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A Collection of Newfoundland Wills
Ruth Bradbury



Will of Ruth Bradbury
from Newfoundland will books volume 11 page 532 probate year 1920

In re Ruth Bradbury       deceased

I Ruth Bradbury [Nee Bishop] of Bay Roberts in the Island of Newfoundland [married woman] being of sound and disposing mind and memory hereby revoke all former wills and testamentary dispositions made by me and declare this to be my last Will and Testament.
I devise and bequeath and expressly direct that all my earthly goods and whatsoever of which I may die possessed be disposed of in the following manner.
That is to say I give devise and bequeath to my two children Winifred and Wilfred Turtle both children by my first husband Thomas Edward Turtle deceased my dwelling house and land all monies deposited in my name in the Royal Bank of Canada Saint John's I do hereby appoint my brother Joseph Bishop to be the Executor of this my last will and testament.

In witness whereof I have hereunto my hand subscribed at Bay Roberts in the Island of Newfoundland this fourteenth day of August Anno Domini one thousand nine hundred and sixteen.     Ruth Bradbury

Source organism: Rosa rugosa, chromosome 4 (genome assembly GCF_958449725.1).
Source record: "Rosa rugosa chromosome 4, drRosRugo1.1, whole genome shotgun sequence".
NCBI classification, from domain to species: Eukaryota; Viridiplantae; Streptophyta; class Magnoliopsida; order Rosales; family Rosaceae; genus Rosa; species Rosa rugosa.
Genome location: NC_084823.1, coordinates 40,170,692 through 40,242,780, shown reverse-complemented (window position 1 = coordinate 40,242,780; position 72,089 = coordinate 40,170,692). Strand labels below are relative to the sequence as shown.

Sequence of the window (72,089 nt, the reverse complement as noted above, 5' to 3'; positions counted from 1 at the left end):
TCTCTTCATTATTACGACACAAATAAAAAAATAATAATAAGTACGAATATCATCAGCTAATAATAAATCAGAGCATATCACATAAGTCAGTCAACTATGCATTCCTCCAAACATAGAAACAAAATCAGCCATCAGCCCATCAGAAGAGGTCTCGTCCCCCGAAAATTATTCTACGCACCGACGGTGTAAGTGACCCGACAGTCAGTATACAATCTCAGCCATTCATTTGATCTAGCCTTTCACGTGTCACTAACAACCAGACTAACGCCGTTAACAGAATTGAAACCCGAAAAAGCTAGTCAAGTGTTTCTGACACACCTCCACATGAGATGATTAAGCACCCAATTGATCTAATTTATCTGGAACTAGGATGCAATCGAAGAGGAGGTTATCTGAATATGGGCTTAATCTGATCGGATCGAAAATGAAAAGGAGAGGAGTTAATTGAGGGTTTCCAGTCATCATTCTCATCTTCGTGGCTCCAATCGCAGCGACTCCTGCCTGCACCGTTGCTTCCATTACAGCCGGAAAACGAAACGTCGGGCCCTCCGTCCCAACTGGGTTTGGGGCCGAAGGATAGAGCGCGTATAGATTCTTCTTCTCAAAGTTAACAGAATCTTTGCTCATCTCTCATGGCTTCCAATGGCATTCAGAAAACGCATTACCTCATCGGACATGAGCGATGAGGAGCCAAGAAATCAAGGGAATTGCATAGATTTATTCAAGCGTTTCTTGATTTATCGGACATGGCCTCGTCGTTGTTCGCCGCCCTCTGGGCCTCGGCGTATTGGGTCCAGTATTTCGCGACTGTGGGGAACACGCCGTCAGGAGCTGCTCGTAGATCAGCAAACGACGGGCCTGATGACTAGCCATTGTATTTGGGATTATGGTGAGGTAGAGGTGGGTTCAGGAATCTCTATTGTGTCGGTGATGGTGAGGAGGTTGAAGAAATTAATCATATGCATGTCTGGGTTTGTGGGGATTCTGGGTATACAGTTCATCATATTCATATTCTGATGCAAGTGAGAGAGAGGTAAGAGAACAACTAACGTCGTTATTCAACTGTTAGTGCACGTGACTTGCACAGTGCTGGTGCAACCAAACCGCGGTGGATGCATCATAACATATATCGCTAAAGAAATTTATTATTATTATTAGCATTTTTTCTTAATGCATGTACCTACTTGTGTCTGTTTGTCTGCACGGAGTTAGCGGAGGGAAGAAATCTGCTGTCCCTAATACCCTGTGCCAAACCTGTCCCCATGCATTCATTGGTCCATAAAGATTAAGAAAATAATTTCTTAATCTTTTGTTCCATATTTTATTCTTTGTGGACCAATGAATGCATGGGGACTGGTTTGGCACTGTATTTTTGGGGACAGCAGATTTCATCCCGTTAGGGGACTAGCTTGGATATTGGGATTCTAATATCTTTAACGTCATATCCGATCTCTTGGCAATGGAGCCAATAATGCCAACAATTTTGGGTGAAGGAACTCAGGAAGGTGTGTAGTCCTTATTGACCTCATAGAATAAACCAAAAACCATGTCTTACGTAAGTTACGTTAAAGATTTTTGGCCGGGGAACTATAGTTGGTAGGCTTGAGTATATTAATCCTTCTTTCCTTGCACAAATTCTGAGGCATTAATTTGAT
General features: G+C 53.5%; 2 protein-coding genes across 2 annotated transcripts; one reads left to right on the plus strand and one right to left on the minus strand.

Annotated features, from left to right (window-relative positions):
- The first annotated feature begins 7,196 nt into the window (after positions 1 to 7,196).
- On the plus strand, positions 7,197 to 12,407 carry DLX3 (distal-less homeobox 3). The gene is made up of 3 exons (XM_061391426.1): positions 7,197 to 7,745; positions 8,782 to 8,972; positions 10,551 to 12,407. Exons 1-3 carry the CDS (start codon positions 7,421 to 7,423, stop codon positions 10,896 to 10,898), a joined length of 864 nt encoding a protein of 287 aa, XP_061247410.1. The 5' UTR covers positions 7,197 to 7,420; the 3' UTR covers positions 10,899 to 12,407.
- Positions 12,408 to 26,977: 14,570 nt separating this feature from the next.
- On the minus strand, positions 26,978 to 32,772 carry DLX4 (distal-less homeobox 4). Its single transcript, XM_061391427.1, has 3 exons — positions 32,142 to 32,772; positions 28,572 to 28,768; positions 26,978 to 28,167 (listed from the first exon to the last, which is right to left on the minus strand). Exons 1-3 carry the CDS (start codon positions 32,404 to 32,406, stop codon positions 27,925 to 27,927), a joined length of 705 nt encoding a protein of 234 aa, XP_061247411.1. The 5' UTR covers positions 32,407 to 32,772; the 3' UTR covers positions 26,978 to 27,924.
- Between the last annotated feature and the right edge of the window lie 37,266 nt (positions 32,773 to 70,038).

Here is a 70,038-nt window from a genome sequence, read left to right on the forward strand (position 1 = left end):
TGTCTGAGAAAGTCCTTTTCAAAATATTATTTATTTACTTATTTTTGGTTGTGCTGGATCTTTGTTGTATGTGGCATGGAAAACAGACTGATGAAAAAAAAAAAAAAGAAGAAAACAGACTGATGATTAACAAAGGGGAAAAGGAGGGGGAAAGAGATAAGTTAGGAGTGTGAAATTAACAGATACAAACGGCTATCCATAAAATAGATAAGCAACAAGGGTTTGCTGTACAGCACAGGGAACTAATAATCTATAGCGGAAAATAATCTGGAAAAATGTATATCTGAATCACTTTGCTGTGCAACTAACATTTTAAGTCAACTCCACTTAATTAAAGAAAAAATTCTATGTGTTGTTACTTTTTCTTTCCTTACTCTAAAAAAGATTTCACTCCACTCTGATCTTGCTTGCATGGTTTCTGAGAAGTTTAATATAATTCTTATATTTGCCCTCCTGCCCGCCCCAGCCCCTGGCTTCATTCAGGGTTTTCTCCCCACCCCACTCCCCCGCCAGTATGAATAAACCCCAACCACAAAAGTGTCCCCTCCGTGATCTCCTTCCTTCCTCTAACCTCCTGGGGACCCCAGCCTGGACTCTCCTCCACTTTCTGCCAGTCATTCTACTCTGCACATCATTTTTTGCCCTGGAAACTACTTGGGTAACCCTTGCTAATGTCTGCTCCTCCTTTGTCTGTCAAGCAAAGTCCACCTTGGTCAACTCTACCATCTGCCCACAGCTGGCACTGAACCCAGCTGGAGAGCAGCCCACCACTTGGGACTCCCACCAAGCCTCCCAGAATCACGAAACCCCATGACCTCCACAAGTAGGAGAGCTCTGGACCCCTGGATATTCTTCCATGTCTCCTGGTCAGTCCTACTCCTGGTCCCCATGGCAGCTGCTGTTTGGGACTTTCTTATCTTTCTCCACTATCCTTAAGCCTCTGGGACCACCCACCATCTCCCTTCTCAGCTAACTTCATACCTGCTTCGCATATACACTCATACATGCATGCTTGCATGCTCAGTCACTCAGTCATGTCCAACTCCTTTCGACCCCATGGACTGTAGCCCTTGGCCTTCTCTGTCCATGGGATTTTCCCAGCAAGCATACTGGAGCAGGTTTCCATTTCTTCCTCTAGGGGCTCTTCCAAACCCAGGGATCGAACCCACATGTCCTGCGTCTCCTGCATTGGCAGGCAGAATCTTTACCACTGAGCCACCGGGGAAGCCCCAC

Signed published and Declared by the testatrix as her last Will and Testament in the presence of us who in her presence at her request and in the presence of each other have hereunto subscribed our names as witnesses.     John Bishop Lumber Merchant.    Robert Bishop Carpenter.

Correct William F. Lloyd
Registrar of the Supreme Court of Newfoundland.

(Listed in the margin next to this will the following)
Fiat Oct. 27/20
Kent J.
Probate granted
to Joseph Bishop
Oct. 27/20
Estate sworn
at $550.00



Note: The wills in those will books are NOT actual wills. They are hand-written copies of a, "last will and testament," written by the court clerk, after the death of the testator, when the executor presented them to the court for probate. The court clerk didn't list the signatures at the bottom, he (or she) just put them in the book in whatever order they were in, on the original document, no spacing most of the time, no punctuation. The originals were kept by the executor.

We who have typed these wills, have made every effort to include all the errors that were on the microfilm, in order to avoid destroying the integrity of the originals, where ever they may be.

Page contributed by Judy Benson, Alana Bennett, Wendy Weller, Eric Weller and Kristina Americo
REVISED BY: Ivy F. Benoit March 26, 2002

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